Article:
The mansion creaked softly.  They watched a giant flower push its way out of one of the towers, blossom fully, then slowly drape itself over and into the quiet tropical desert air.   It was lovely and soothing, powerful and beautiful.  And totally random.  And should have been shocking, but somehow, this lovely and soothing, powerful and beautiful happening caused Dryst to reopen his mind.  He turned his focus back to the old man, who Dryst realized was probably less old than he looked to be.  Certainly no kid.  But just as certainly, not ancient.  Just…been around.  Seen alot of things.  Probably things Dryst needed to know.

“We’re not all that different from you.  am not all that different from you, believe it or not.  We were exploring.  The lot of us.  Just like you and your gal.”

“Mya.”  Dryst’s pupils dialated.

“Mya, yeah…”  Spence bobbed his head in small acknowledging gestures, then contiunued.  “So exploring.  A tropical desert…unheard of.  Bizarre even.  But here.”

“Yeah.  We heard of it, too.  We were curious, too.”

“Right.  Who wouldn’t be.  So how could we not be here to check it out.  We had heard of some magic, some mysteries, some otherworldly things that had happened here.”

“From who?”

Spence raised his eyebrows again.  “Don’t really know who those people were.”   He paused briefly, then continued.  “I suppose that’s part of the reason why we came here.  We thought we might find them here.  They had come into Eternity, our community…the last one just to the south, the one just before you enter the long crawl of this place, this tropical desert.  One day, they came.  Just showed up and sort of were there.  They stayed a short time.  Kept talking up the peculiarities of this place.  Before you know it, one day they were gone.  Whooshed.  Poofed.  They had left just as quickly as they had arrived.  Where to exactly, no one can say.   It’s a good thing more than one of us came across them, or a person would start to seriously question their sanity,” Spence chuckled.  “Anyway,” he continued, “some of us thought we’d find them here.  They seem to come from here, from the tropical desert.  Whether or not they live here, I don’t know.  But my guess is this seems to be some sort of junction, some sort of Way for them.”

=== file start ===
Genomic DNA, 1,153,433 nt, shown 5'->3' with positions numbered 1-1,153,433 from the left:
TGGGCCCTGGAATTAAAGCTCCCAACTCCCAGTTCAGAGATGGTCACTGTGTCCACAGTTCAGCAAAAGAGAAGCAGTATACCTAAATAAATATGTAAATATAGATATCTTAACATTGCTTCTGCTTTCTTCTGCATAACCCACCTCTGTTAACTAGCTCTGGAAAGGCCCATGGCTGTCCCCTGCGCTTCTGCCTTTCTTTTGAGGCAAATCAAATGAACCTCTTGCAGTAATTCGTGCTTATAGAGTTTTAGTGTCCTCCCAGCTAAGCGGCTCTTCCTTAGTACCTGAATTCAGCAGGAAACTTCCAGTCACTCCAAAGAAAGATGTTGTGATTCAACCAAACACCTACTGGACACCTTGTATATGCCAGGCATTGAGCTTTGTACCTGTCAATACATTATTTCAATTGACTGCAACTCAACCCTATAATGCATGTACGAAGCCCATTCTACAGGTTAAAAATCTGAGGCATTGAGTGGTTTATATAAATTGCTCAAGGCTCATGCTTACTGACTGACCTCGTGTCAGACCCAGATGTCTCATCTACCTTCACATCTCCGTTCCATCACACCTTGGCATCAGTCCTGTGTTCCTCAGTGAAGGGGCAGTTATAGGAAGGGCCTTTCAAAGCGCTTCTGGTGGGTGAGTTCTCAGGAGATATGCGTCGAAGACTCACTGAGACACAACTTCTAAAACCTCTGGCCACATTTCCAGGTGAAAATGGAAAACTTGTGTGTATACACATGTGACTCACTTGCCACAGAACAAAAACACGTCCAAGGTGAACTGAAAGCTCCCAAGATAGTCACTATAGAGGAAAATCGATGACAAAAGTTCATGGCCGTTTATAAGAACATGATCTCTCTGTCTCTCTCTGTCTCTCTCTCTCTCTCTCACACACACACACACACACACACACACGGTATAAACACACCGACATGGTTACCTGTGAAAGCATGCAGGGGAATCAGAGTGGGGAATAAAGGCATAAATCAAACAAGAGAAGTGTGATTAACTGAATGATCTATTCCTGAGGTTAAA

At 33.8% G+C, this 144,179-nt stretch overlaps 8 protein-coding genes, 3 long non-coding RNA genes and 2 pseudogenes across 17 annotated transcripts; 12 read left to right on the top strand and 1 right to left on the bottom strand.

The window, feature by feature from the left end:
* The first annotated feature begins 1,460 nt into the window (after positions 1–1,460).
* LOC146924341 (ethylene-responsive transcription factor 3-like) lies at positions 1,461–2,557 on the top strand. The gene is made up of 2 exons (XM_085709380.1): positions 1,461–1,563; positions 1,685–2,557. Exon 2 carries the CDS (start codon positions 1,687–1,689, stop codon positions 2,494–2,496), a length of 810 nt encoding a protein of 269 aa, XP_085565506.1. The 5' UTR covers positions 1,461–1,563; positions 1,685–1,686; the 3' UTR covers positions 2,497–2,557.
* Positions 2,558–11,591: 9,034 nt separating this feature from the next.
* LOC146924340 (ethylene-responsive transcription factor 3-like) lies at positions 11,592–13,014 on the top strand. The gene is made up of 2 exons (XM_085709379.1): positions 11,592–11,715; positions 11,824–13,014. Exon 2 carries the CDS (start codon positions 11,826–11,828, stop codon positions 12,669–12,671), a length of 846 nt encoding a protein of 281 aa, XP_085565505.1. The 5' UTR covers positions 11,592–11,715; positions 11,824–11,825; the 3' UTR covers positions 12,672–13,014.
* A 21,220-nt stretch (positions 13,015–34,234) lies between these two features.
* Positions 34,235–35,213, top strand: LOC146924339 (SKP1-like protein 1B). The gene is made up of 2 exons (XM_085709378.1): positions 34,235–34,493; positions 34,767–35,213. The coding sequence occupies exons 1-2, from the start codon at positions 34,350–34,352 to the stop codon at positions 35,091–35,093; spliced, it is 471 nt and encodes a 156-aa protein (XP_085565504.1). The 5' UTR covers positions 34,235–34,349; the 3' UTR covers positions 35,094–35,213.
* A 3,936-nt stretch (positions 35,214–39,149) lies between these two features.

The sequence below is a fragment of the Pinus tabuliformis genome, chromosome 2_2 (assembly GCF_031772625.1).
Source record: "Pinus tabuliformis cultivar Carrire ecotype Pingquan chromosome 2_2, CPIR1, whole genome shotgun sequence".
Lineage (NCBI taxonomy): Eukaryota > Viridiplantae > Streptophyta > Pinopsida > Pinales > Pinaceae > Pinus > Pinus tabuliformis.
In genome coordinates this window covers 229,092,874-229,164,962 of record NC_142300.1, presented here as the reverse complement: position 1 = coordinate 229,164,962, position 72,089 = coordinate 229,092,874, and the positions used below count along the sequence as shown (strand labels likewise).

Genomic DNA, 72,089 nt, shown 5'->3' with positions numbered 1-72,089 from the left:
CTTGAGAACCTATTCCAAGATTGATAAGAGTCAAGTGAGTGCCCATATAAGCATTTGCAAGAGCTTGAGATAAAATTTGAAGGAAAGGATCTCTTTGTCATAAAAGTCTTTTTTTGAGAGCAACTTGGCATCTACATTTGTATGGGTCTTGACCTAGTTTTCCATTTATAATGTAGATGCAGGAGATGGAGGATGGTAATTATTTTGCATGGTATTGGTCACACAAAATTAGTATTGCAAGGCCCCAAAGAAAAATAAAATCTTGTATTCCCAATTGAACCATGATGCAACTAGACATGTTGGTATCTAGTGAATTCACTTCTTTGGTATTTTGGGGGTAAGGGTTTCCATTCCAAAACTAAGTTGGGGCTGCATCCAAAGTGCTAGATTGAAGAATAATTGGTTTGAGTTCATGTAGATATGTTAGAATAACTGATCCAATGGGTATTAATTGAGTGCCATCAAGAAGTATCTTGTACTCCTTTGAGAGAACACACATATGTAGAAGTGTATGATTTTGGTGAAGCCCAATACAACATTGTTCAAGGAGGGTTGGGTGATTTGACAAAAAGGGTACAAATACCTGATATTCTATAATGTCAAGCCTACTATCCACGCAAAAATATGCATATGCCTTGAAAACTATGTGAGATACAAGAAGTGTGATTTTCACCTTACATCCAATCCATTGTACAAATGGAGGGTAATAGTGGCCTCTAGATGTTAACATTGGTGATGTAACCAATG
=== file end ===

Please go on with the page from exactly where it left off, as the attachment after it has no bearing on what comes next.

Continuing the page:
Dryst frowned.  “What makes you think all of that?”

“That they come from here?  Well, now.  They talked about it so much, it seems a leap, yes, but a leap in logic.”

“Well, yeah, true.  But moreso this junction or Way that you mentioned.  What makes you say that?”

Spence nodded and grinned.  “Well, that was certainly one of my many ‘didn’t know that I didn’t know that’ moments.  So you see, kid, you’re not alone in that department.”

“Good to hear, old man.”  Dryst bit the words between his teeth.  And then immediately, his lips tasted Mya, and he heard the way she bit at the word “dude.”  Suddenly, he felt both the way she reacted to that word and the way her reaction to it had made him chuckle.  Even brought him some relief.  He smiled inside.  Longingly so. 

“Good to hear,” he whispered and corrected himself by omitting the ‘old man’ reference.

Spence quietly, briefly looked up from under his brow then just as quickly, he relaxed his eyelids and continued speaking.

“This place…showed itself to us.  Much like it just did – or a bit of it did, I should say – just a few minutes ago to you.  It changes frequently.  Constantly, actually.  We just don’t quite have the pattern of it down.  Or the timing.  The patio always stays the same.  Oh, a roof may come or go, but by and large, the structure and the furnishings and the food and the water — all of the necessities and conveniences of life — remain intact.”

“Maybe a bit too conveniently so.”

“Maybe.  We’re pretty certain it morphs only into what we see and nothing beyond.  But…”

“…that could be another unknown waiting to be discovered.”

“Yes.  And the reason behind the morphing…there’s some profound reason behind it, something causing it.  Something other than oh discovering a giant Rubix Cube that happened to have been designed by, say, Salvidor Dali.”

“We’re not exactly talking about discovering the world’s biggest ball of Twine or the world’s Largest Frying Pan.”

Spence winked slightly.  “Most definitely probably not.”

“So…what do you think we’re talking about here.  With this place.  Those strangers.  And the Way that you talked about.”

“The mansion shifts shapes, changing its texture and material, its structure and appearance on a whim.  If its an ordered morphing, we haven’t discovered the pattern or process yet.”  Spence paused, lost in recollection.  Eventually, he snorted mildly again.

“Those strangers?  Heh…they were a strange lot.  A very strange lot,” Spence continued.  “Not initially, no.  But soon enough.  They took to walking around changing their skins, changing their appearances on a whim.”  He paused.  “Something like this place.   …probably even shapeshifters, I suspect.”  He nodded to himself.  “Probably even that.”

Dryst absorbed what he had just heard and eventually said, “Yeah…I’ve heard of shapeshifters.  Didn’t think there was anything to it, though.”

“Oh, there is.  There most definitely is,” Spence replied quiety, then asked, “Had you seen one before coming out here?”

Dryst shook his head sideways.   

“Huh,” Spence chortled mildly.  His raised eyebrows lifted his eyes wide open.  “Well, Dryst…friend…” he paused for effect. 

“You’ve seen one since being out here.  Oh definitely.”

 

National Novel Writing Month:  Chapter 4 of 30 (wah!!! eyes crossed, needing to make up an 1800 word count deficit because I was totally gripped by last night’s historic U.S. Presidential Election and didn’t post anything yesterday!); Chapter 4 total wordcount:  1950 (not including this notation).  Total total count:  7350.

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2 thoughts on “Iconoclast Rising … 4

  1. Chaos, thank you for your kinds words and for reading any of my novel (my first national novel writing month attemtp)! I’m not sure how you came across my attempts at writing, but I guess that’s what happens with blogs, smiles.